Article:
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MISSING

By Claire H. Goodwin

 

 

For a long time I have searched for him and occasionally I would spot him in a church or in someone’s home. 

Yet, even a nationwide search strongly indicates that he is missing. 

This is dreadful! 

He must be found! 

Things were so different when he was around.  God Himself is no doubt grieved by his absence.  I know the pastor feels it deeply.  And the whole church has been affected.  Sometimes you just don’t realize what you have until it is gone.  No one else has been able to replace him.

Perhaps you can help me search. 

 It seems the most likely place for him to show up is in a Holiness church.  Maybe someone could check with Pastor Lloyd Shuecraft at Fairland holiness church and see if he has been there.  It might be that he has visited Junction Hill Pentecostal Church out in West Plains, Missouri.  Please be on the lookout for him, and if you spot him, don’t let him leave.  From what I hear, he has been to Brother William Hill’s church in Independence, Iowa, and also was at Broadway Assembly in Lorain, Ohio. I ‘m sure he has been seen at Free Gospel Bible Institute in Export, Pennsylvania.

All of these pastors wish they could get a hold of him and keep him at their church, especially now with all our present uncertainties. What a valuable person he has been to God’s work.  Since he has been missing, we have all suffered.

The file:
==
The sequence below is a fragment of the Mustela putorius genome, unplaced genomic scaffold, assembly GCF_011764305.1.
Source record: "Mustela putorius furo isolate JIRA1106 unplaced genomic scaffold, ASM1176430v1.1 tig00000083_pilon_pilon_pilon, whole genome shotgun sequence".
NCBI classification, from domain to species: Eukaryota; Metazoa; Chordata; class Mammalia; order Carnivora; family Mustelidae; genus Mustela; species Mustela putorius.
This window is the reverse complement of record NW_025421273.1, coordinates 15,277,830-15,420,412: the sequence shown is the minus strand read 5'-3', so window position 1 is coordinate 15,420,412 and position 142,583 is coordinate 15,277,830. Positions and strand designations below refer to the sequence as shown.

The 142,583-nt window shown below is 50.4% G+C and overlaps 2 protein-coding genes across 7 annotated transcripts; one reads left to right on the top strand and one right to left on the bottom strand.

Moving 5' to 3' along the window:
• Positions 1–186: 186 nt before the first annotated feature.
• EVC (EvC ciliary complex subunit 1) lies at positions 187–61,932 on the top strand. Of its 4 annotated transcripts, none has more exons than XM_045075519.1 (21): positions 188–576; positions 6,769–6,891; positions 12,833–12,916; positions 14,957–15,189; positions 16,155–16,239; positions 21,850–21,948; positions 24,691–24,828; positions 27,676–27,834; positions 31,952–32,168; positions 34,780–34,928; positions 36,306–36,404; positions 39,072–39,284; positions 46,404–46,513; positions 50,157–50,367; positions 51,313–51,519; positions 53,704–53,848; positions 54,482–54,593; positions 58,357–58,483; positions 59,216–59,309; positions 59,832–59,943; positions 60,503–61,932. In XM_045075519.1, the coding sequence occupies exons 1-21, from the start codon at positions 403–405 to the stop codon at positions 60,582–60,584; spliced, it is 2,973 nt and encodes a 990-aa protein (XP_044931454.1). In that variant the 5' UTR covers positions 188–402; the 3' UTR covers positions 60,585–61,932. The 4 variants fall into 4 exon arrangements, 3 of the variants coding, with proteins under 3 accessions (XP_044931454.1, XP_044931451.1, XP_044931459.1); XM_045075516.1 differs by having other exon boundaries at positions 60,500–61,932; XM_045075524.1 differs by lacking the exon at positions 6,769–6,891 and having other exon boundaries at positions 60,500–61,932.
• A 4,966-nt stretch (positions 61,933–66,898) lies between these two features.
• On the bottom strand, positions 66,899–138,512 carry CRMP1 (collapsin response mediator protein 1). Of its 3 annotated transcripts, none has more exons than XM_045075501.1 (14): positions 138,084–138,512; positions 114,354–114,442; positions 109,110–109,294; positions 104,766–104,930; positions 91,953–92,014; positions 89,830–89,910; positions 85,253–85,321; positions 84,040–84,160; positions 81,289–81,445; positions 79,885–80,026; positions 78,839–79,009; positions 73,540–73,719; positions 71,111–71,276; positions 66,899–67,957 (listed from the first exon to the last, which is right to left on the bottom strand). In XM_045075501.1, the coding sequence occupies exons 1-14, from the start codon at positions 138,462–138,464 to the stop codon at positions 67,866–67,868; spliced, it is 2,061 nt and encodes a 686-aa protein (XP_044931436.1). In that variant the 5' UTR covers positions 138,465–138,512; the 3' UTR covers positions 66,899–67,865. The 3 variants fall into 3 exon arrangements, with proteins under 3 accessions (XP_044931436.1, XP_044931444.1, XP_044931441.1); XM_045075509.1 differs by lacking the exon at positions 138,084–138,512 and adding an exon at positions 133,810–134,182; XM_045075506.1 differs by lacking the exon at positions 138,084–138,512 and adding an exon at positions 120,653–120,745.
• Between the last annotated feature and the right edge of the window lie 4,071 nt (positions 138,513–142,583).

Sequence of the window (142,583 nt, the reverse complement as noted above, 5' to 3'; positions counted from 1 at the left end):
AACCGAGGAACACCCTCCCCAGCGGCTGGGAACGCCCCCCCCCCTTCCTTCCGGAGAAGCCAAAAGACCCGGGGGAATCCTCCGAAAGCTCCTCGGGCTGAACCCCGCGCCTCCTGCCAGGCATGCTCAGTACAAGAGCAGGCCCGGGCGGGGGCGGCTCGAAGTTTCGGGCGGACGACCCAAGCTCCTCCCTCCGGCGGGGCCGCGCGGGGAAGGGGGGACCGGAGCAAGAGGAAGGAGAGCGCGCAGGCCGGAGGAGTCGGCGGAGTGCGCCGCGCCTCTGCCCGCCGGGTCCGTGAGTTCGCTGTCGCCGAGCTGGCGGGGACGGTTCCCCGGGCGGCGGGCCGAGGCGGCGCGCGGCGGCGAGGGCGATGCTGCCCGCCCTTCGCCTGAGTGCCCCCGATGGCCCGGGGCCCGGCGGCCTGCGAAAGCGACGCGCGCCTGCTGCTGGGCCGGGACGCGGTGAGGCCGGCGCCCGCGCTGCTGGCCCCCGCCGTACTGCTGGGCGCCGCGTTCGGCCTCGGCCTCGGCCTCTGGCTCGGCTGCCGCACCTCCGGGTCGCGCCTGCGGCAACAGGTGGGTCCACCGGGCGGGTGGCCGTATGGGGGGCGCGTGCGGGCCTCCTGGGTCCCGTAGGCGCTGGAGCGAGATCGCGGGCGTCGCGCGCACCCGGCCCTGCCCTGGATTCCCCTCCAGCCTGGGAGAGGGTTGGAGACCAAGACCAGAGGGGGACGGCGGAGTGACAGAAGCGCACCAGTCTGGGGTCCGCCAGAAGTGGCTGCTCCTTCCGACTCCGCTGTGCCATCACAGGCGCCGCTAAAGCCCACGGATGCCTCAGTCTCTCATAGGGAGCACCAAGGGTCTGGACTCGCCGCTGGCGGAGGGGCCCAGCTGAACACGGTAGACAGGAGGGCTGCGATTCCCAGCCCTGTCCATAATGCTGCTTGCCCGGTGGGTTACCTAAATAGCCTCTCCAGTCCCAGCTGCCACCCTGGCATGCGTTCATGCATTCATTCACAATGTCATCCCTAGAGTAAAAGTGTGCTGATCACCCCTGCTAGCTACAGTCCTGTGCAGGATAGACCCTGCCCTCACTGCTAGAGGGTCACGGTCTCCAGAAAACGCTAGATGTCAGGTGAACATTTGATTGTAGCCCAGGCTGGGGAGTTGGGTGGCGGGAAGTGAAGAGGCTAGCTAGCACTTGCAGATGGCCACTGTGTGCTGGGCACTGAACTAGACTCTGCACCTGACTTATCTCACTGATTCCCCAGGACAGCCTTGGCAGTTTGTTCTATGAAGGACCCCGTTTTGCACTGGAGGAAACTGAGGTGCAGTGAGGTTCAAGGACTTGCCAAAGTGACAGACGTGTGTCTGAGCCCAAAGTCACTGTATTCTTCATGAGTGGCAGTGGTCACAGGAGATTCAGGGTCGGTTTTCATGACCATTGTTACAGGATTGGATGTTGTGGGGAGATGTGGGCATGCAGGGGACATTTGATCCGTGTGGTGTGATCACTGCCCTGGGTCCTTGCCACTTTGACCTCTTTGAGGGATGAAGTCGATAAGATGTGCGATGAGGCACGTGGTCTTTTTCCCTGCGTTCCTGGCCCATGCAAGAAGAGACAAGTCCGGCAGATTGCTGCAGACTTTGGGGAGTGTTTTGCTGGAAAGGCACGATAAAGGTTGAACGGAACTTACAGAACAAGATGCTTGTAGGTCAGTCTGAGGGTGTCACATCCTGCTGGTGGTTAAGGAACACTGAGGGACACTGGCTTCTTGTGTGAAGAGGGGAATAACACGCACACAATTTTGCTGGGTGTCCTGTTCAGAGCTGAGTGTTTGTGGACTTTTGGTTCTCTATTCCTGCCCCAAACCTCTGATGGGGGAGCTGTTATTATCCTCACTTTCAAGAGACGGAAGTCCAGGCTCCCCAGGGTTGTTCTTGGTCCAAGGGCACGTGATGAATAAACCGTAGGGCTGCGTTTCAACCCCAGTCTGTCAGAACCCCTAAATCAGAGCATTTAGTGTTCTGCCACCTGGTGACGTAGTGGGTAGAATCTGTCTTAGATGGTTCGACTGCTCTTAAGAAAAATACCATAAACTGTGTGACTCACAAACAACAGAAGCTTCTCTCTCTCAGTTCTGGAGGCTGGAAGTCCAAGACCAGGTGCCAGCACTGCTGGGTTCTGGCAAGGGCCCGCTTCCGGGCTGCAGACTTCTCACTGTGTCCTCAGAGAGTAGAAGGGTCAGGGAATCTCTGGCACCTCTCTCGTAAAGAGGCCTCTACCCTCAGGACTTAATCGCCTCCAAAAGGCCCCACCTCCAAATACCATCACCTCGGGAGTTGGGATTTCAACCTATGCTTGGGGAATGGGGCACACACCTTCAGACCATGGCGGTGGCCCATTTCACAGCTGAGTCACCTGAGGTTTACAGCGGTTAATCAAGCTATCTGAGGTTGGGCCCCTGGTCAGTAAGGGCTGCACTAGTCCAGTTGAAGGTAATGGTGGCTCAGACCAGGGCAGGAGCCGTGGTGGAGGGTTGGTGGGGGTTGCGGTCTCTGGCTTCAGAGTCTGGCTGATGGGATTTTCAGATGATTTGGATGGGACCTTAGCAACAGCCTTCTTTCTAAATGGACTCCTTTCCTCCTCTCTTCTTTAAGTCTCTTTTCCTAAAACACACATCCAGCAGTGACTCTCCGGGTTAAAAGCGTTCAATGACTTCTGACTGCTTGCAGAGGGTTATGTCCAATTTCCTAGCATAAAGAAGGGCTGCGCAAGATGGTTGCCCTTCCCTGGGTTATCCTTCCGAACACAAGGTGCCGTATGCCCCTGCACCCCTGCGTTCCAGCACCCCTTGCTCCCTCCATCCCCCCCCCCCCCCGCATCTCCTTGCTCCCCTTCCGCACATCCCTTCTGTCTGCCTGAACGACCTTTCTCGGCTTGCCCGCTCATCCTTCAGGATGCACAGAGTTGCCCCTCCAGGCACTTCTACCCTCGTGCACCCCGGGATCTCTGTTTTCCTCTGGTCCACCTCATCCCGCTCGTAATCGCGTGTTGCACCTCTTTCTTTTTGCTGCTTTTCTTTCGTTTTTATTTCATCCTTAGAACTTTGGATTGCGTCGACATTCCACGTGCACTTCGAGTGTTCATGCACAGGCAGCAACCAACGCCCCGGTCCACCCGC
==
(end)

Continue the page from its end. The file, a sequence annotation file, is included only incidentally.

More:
I suppose some people really never knew him, and don’t know what I am talking about.  No doubt, some have even considered his behavior strange.  Then, some many have avoided him because of his strange name.  Have you heard of him?  His name is Epaphras.  I admit, it is a little different, and if you ever met him you might wonder about his behavior too.  These days, you hardly ever see anyone act like that.

Talk about praying! Epaphras really knew how to do that.  Of course, there were always those who didn’t like it and gossiped that he was extreme.  He wasn’t part of the crowd that claimed to pray, but really slept.  In fact, he usually annoyed the sleepers.  Whenever he went to a prayer meeting things came alive.  He hated  “dead, cemetery-like” prayer meetings.  Stranger than his name are people who can shout, run and dance, but leave all that fervor behind when it comes to intercessory prayer.

Epaphras wasn’t interested in popularity or reputation.   He didn’t look for anyone to lift him up for the prayer ministry he had.  He was simply a servant of Christ.  When he shook your hand and asked how your family was doing, you knew he really cared.  It was evident that he wanted things to go well for you, and for you to “stand perfect and complete in all the will of God.”

The pastor really counted on him, because Epaphras carried a genuine burden for the church.  He wished he had a dozen like him in the church.  And now, Epaphras is missing.  Where, oh where has he gone?